One way would be if glutamate caused insulin levels to increase. Insulin would trigger the fat cells to increase their uptake of fatty acids to store them as triglycerides, making less energy available for body metabolism and causing all the symptoms.

But does glutamate cause elevated insulin levels. There isn't much about this on the Internet, but I did find one study: Glutamate ingestion: the plasma and muscle free amino acid pools of resting humans. It found that 150 mg/kg of MSG caused a threefold increase in insulin levels after 15 minutes.

So if MSG elevates insulin levels, then MSG is another factor in obesity.

One obvious question is why I had not experienced the MSG response before this, since this wasn't the first time I had eaten the meat snacks. The answer is that I had always consumed them just before going to bed, and so wouldn't notice the MSG effects as I fall asleep very quickly, and the MSG would only aid the process. But this time my Internet was out and I was waiting for the Internet service person in the middle of the afternoon.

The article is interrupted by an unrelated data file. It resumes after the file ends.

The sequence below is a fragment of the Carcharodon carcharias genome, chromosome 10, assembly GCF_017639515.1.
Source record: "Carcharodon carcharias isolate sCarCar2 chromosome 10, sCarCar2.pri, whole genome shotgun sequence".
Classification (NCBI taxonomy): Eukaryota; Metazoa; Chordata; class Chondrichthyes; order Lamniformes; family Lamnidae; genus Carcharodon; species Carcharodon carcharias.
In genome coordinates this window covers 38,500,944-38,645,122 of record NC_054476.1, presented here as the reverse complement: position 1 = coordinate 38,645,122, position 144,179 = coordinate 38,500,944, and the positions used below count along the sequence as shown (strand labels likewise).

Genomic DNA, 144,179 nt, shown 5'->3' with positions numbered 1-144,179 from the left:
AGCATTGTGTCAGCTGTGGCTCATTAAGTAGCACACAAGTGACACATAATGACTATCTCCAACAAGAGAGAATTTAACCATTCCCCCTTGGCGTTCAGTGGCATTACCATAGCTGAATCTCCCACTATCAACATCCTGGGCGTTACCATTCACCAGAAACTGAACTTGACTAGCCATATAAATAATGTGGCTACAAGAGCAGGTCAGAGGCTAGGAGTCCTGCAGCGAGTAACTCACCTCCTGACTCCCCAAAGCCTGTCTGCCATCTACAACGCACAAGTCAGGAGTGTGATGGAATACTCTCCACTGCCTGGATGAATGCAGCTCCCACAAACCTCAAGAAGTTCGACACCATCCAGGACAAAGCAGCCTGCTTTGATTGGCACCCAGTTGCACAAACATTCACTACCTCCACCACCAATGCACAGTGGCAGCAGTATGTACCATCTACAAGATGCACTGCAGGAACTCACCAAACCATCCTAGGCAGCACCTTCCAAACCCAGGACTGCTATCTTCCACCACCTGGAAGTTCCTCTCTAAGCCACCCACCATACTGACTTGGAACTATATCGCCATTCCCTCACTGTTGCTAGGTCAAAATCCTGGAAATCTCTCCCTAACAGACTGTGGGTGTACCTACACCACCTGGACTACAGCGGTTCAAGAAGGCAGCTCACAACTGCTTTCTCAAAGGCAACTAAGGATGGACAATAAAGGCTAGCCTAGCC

So no more meat snacks, and my favorite sausage patty also lists MSG, so I'm debating that one. But I'm wondering if anyone out there has more information about glutamates in foods and their effects on body metabolism.

--Percy


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 Message 26 by molbiogirl, posted 05-04-2008 5:50 AM Percy has replied

Percy
Member
Posts: 20838
From: New Hampshire
Joined: 12-23-2000
Member Rating: 2.6


Message 23 of 451 (465175)
05-03-2008 8:41 PM
Reply to: Message 22 by molbiogirl
05-03-2008 3:28 PM


Re: Balanced Diets are Bunk